Nonstandard Applications in an Identity-First World

This articles was originally published by Cerby. You can read the article here.

Nearly every web application (app) today requires us to verify who we are by signing in with a username and password or “Login with Google” (or some other single sign-on service). Simply put, the apps that support single sign-on (SSO) are considered “federated” or “standards-based” applications. In contrast, all other apps are “nonfederated” or “nonstandard” because they do not support identity standards.

Regardless of their support today, identity standards have been, and will continue to be, an important investment for securing how work gets done. However, the explosion of SaaS and its business value has made it impossible for IT and security personnel to be the gatekeepers of technology purchases as they traditionally have been. So how do IT and security teams tackle this daunting sea of decentralized apps, disconnected from central access request workflows and incident response plans?

What started as shadow IT has become strategic technology purchases by non-IT leaders to drive operational efficiency and revenue.

What are nonstandard applications?

The phrase “nonstandard applications” is a catch-all term to describe the applications that don’t support identity standards like SAML, OIDC, and SCIM. Without this support, these apps are disconnected from identity providers (IDP), like Okta, Microsoft Entra ID, and Ping Identity, because they don’t support SSO and centralized user provisioning.

Most innovative SaaS solutions that business operations teams buy today are nonstandard applications. Legacy applications that have been homegrown or built on-premises would also fit into this category.

Nonstandard applications are typically accessed through a username and password. The user identity created in nonstandard applications remains siloed from established IT, security, and compliance processes that verify the right to access the data that flows into the nonstandard applications.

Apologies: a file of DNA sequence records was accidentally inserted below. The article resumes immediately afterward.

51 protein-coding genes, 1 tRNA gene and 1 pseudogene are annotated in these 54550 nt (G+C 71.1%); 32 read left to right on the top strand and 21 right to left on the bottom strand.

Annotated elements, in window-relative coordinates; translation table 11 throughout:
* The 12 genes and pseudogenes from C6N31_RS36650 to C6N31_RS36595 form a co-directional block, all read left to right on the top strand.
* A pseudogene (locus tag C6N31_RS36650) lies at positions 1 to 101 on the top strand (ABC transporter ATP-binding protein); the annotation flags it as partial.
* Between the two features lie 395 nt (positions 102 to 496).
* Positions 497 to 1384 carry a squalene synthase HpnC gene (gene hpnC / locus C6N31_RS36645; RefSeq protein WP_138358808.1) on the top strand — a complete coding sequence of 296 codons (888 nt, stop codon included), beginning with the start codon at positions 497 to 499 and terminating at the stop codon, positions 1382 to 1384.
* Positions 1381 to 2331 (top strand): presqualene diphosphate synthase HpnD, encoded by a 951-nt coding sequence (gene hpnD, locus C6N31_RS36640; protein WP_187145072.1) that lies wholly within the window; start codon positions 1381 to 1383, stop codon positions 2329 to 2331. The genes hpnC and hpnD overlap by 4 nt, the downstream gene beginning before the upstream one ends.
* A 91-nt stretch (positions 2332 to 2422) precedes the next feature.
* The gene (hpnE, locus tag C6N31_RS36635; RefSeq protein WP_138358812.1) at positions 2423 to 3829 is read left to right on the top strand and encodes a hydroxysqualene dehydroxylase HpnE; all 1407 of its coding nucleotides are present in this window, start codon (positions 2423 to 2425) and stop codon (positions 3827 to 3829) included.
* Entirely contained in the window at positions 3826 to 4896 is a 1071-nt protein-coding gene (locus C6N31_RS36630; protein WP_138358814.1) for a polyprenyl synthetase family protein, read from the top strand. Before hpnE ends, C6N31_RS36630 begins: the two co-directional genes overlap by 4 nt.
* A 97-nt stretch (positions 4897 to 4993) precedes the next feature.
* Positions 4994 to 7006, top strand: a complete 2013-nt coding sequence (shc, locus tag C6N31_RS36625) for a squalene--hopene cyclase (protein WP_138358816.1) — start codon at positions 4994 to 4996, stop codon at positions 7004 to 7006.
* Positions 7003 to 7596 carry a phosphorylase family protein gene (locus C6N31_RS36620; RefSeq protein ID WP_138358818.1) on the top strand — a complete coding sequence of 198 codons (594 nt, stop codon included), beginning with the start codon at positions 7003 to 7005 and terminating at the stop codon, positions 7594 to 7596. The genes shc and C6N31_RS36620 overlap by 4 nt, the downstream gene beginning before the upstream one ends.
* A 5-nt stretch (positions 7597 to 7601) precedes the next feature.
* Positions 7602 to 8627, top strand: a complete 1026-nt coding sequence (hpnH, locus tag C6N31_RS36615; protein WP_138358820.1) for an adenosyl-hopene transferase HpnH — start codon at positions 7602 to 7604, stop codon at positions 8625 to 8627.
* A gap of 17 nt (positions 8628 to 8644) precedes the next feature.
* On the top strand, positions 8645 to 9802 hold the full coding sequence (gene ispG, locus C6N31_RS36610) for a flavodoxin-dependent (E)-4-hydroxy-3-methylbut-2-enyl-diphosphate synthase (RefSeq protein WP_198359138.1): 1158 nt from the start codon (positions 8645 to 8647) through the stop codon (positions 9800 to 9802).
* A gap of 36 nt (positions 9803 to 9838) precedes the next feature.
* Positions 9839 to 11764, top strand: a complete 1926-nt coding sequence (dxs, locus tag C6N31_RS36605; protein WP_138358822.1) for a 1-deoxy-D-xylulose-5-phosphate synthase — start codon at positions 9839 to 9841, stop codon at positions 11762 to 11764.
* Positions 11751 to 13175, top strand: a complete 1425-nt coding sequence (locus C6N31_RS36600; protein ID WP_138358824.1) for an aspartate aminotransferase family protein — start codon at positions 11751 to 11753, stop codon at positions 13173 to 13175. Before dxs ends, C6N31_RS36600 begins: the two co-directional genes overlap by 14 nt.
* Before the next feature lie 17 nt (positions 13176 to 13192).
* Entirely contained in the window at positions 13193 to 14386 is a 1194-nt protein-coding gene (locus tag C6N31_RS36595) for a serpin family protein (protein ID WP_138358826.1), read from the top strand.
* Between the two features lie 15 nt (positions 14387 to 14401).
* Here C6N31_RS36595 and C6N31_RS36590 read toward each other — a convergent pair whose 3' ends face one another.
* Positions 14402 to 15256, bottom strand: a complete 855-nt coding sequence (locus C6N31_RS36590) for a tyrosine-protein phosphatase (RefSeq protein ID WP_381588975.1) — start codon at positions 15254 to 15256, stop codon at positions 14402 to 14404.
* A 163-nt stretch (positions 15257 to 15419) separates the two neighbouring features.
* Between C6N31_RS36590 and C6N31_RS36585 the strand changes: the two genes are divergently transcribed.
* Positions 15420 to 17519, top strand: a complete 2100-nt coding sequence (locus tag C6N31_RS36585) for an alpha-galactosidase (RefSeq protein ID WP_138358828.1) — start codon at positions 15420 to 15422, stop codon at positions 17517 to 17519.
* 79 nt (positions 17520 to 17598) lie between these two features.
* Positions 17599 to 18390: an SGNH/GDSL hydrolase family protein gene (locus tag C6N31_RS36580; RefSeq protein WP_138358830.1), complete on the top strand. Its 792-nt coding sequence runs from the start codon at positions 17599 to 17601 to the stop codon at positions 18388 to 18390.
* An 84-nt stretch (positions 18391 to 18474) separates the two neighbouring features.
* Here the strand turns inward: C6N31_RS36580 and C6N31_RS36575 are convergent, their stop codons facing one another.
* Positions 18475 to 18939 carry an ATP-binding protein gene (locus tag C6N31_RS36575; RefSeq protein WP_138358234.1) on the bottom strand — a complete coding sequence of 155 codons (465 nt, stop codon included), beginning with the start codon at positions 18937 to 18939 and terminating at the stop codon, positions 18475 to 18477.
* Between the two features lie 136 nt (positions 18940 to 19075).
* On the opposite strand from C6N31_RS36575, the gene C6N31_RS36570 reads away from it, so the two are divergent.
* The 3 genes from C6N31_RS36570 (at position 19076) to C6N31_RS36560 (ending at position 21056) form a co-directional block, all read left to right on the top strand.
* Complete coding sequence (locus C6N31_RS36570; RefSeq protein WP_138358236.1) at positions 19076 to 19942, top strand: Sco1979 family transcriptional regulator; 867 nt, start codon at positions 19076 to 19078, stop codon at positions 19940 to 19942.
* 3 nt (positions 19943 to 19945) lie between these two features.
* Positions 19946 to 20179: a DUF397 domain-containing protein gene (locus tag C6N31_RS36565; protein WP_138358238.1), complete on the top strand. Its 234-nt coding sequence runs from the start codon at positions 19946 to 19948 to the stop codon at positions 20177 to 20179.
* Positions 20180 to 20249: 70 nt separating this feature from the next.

How are applications managed today?

At the most basic level, organizations will decide how to manage applications based on the level of risk they present to the company. Crown jewel applications are often centralized in management, purchasing, and ownership to protect the business. Other applications are owned, purchased, and managed by someone in an operations arm of each functional department, whether in marketing, sales, finance, or a line of business.

Crown jewel applications

IT, security, and identity teams usually focus on protecting the crown jewel applications because they present the most risk to the business if they are compromised. These applications may contain sensitive data, like customer data, company financial data, or intellectual property. Other crown jewel apps might be vital to power the customer experience and would damage revenue if the systems went down. We’ve all heard stories of employees accidentally taking down production AWS resources, which impacted company revenue and customer trust downstream. 
IT, security, and identity teams use technical capabilities like single sign-on (SSO) and user lifecycle management to build a security perimeter around the identity of their workforce team member.

Business applications

Did you know that 80% of CXOs outside of IT believe digital leadership to be part of their jobs? In other words, non-IT leaders know they need technology to achieve their business goals, and according to Gartner, these leaders dedicate, on average, 21% of their staff to implementing, building, or managing technology.